tech quality control consulting (609-394-9901); and Trenton Arts
fostering the arts in Trenton (609-965-8155).
Incubator, 900 Briggs Road, Mount Laurel 08054. Frank S. Keith,
manager. 856-222-9311, ext. 7906; fax, 856-439-0154. Home page:
www.bcc.edu. Has two dozen permanent tenants and is 100 percent
full. A second section is under construction.
Luther King Boulevard, Newark 07102. Stash Lisowski, director.
fax, 973-643-5839. Home page: www.njit-edc.org. A
small business incubator.
Dover 07801. Patricia Milley, executive director. 973-442-6400; fax,
973-442-6492. Incubator for technology firms that can have access
to federal laboratories, personnel, and critical technology.
Castle Point on Hudson, Hoboken 07030. Gina M. Boesch. 201-216-5622;
fax, 201-216-8044. Www.attila.stevens-tech.edu/tvi.
Street, Fourth Floor, Newark 07102. Lou Gaburo, director.
Jersey Avenue, Suite D-1, New Brunswick 08901. Randy Harmon, director.
800-432-1832; fax, 732-545-0120. Home page: www.nj.com/njsbdc.
non-profit organization committed to open a first-of-its-kind
small business incubator for entrepreneurs with and without
in Morristown, focusing on new products, processes and services
for the handicapped and disability market.
II, Mt. Laurel . The Burlington County College was awarded funding
to build a new, one-story, 20,000-foot Life Sciences incubator on
campus for about 14 entrepreneurs.
awarded funding for a new internet-related incubator for student and
non-student entrepreneurs, "Launch Central," a 6,500
one-story building adjacent to the Rothman Institute of
Studies on the Florham Park Madison campus.
NJIT/EDC was awarded funding to begin construction of new 80,000
five-story incubator, EDC III, housing up to 50 technology start-up
companies, creating approximately 240 new jobs in the short term.
08543. 609-734-2000. Norman Winarsky, president.
A wholly-owned for-profit Sarnoff subsidiary for launching
companies. Winarsky and his team will develop ventures that use the
expertise and technology of all Sarnoff units, particularly in these
areas: multimedia and broadband, Internet connected devices and
and smart services that provide customized responses to individual
user needs (U.S. 1, January 24). nVention targets venture
that have $1 billion market capitalization potential.
671 Route 1 South . This 20,000-foot research facility is designed
for emerging R&D companies in biosciences, micro electronics, advanced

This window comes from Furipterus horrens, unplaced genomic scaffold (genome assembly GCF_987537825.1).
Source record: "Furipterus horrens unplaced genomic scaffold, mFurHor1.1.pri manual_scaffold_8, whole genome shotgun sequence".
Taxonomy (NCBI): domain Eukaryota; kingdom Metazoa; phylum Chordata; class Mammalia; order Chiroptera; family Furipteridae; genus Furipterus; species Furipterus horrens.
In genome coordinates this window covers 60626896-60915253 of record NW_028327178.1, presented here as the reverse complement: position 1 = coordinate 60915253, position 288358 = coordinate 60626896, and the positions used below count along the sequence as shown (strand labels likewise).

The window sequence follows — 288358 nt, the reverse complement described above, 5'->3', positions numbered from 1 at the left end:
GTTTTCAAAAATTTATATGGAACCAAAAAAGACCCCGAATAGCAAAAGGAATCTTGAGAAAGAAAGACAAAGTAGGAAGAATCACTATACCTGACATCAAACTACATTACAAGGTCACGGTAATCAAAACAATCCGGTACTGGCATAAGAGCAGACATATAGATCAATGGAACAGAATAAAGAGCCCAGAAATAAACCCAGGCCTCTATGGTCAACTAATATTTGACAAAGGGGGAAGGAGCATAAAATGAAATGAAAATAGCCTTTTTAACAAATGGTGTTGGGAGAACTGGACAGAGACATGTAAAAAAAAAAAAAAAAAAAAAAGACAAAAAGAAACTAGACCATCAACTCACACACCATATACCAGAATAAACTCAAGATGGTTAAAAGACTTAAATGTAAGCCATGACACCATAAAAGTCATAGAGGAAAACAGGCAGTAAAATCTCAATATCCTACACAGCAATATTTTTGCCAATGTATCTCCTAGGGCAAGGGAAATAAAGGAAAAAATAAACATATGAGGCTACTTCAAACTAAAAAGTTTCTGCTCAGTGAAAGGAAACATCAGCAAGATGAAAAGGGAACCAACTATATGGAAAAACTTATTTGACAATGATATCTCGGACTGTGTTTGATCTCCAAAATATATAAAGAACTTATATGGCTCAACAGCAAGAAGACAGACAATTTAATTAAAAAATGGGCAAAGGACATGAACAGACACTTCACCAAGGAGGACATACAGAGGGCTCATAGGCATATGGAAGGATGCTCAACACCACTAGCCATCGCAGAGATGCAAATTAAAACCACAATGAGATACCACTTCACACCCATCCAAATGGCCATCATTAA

materials, and communications technologies. The Commercialization
Center offers common services (autoclave, copy/fax, Internet access)
and 17 wet labs for incubator use, all with fume hoods, benches, and
cabinetry. It is being leased by CB Richard Ellis (732-767-6400).
c/o NJEDA, CM 990, Trenton 08625. Michael B. Francois, real estate
development. 609-292-1800; fax, 609-292-5722. Laboratory and
facilities for emerging technology companies.
Under construction now is Technology Centre of New Jersey III, a
foot single-story precast building with ribbon glass. The smallest
lab space will be 5,800 square feet, and the state landlord (the New
Jersey Economic Development Authority, will kick in $100 per square
foot for tenant improvements. Another space now available is the
26,000 square foot analytical lab just vacated by Johnson & Johnson’s
Advanced Care. Merial, Cambrex, and Celgro are among the tenants in
Corporate Plaza, Monmouth Junction 08852. Harold Kent AIA, owner.
732-329-3655; fax, 732-329-9697. As leases of non-tech companies
here, they are being replaced by high tech electronics and biotech
Pennington 08534. Winn Thompson. 609-737-3322; fax, 609-737-6829.
Home page: www.straube.com Total business services for companies
to design, develop, produce, market, and export products and services.
incubator’s poster children, Henry Wojtunik of Anacom Systems,
a wireless communication firm (www.anacomsystems.com), went from
to $5 million (thanks to the downturn in the Korean economy) and sold
the company for considerably more than $5 million.
"I knew Henry would hit sudden exponential growth, so we put
an advisory committee from different disciplines," says Randy
Harmon, the incubator’s director. "These folks were instrumental
in helping build Henry build into a more mature company, ready for
the breakthrough. We also helped him to get his intellectual property
patented, and when the patent came through it kicked up the valuation
another million dollars." Wojtunik expanded twice and is now in